Unfortunately in its current format, the specifications make it little more than a toy. 80×60 (4,800 pixels) isn’t a huge number of pixels to begin with and when it’s spread out over a horizontal field of view (FOV) of 41° its exacerbated even more. To put that into perspective, “normal” range for most models is somewhere between 20-30° FOV. It’s only natural that manufacturer’s spin “wide angle” as being “preferred” but in real terms with such low resolution you are only diluting spatial resolution even further by spreading the pixels out over a wider area

Flir C2 Thermal Imaging Camera

Flir C2 image of draft beneath doorway. 80×60 pixels and 41° angle lens

Flir C2 Thermal Imaging Camera

Comparison of the Testo 875-1i showing same doorway. We were experimenting with draft control, hence the cardboard.

Flir C2 Thermal Imaging Camera

Flir C2 images showing drafts beneath doorways in our office

Flir C2 Thermal Imaging Camera

Comparison to Testo 875-1i with 160×120 resolution and 32° angle lens

The industry trend to go to these ultra wide angles is almost entirely about cost cutting. The wider the angle, the smaller the optic and the lower the cost. Additionally when using such wide angles you can get away with a fixed focal length removing the need for a focus mechanism, further reducing costs. Reducing the cost is no doubt an important and strategic element to this camera as FLIR have created an unprecedented market price breakthrough at below $1000. This will certainly see volumes sold unlike no other.

I was surprised to see a thermal sensitivity at 100mk (0.1°C) and it certainly translates in the image. This is quite a respectable value. As with all FLIR units the FLIR C2 is outfitted with MSX. Like a broken record I will repeat how unimpressed I am with image blending technologies and for those who want to know why they can read my comments here. Thankfully, the image mode allows MSX to be turned off so that you can see a genuine thermal image without any visual distortions. The visual image can also be selected separately and when saving an image the FLIR C2 will automatically save both thermal and visual images simultaneously. The visual image at 640×480 is not brilliant, but certainly sufficiently matched to the thermal resolution.
I must keep coming back to the architecture, which beyond image quality is the most enduring aspect of this camera. Despite being slim, the smartphone design is familiar and comfortable in the hand. Completely encapsulated in soft rubber, the camera has a positive and sturdy feel and at no time feels like it’s going to slip or fumble from my hands (it also comes with lanyard). The touch screen is responsive and intuitive, crisp and clear. For those not familiar with FLIR icon system it won’t take long to work out. By touching anywhere on the screen 6 graphic based menu icons appear giving access to the image playback menu, Image mode, measurement mode, colour palette, lamp and settings menu.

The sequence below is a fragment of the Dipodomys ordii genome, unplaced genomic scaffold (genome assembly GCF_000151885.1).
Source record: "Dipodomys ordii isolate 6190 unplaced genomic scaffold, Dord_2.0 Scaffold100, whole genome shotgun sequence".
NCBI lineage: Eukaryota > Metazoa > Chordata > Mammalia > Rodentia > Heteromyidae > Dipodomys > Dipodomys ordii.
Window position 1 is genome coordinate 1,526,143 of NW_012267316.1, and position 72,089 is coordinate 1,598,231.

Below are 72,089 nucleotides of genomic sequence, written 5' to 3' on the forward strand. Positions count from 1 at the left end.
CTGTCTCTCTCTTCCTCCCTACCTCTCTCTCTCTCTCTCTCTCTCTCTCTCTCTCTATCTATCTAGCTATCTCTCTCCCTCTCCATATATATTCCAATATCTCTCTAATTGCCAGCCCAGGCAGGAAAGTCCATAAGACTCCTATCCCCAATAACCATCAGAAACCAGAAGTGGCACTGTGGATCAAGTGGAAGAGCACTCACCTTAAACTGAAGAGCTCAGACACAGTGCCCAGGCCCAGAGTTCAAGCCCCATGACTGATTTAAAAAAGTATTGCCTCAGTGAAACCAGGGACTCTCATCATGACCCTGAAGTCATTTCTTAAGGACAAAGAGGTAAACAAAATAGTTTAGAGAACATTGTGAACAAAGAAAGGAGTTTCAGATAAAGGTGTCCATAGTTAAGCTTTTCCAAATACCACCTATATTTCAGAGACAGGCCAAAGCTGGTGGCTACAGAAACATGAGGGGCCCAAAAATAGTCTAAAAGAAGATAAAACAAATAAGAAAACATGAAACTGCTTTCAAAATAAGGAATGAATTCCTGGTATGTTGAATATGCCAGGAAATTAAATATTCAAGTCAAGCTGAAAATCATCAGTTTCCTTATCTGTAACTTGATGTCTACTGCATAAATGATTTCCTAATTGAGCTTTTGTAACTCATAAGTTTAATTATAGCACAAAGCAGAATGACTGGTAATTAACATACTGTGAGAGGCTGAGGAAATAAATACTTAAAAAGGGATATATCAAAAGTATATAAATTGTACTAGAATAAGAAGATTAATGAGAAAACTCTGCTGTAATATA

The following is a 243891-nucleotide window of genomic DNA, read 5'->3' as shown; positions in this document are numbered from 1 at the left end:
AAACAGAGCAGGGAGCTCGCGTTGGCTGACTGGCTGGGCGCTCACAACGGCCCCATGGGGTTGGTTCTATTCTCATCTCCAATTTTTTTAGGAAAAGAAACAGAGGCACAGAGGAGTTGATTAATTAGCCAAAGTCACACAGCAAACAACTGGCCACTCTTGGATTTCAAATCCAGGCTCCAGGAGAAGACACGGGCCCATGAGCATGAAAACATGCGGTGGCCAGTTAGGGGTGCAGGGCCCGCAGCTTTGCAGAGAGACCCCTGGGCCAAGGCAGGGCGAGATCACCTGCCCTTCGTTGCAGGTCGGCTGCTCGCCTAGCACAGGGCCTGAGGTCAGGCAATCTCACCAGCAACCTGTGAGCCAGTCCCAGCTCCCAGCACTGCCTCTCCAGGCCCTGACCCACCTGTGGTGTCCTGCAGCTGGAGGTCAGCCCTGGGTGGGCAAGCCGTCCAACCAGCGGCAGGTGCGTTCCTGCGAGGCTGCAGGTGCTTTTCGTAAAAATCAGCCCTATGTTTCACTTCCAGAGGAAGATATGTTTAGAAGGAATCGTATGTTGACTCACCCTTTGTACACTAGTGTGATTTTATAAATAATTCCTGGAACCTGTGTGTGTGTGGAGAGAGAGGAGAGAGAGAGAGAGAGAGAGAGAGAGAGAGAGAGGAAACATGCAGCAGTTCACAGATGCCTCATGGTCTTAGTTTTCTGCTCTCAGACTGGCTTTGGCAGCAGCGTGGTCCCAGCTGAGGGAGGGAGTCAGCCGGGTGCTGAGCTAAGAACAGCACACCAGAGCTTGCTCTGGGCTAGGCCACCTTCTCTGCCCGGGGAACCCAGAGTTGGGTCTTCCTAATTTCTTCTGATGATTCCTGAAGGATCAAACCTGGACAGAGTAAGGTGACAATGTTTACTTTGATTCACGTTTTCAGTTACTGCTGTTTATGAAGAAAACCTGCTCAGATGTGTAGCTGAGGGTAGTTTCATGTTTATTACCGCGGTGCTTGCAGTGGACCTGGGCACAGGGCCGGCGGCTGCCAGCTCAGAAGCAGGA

Flir C2 Thermal Imaging Camera

Icon based menu function appears across the bottom of the screen. Featured from left to right: image playback, image mode, measurement mode, colour palette, lamp, settings.

Yes, surprisingly this unit includes a lamp function which can be set to manual or auto which is ideal for low light situations. This is very impressive for such an entry level model. The Flir C2 also supports 4 colour palettes, arguably the most important including iron, rainbow, rainbow high contrast and grey scale.
For such a slim and compact unit I am impressed to see battery run time of 2 hours.

No lens cap or cover for the lens, exposing it to accidental damage

Beyond the predictable image quality, there’s not a lot to fault with the design of this unit. There is no lens cap or cover for the lens and despite being recessed into the body it could still suffer from accidental contact. In its current form the features are light, but this platform has plenty of potential to reshape the way we think about thermal imaging.

Flir C2 Thermal Imaging Camera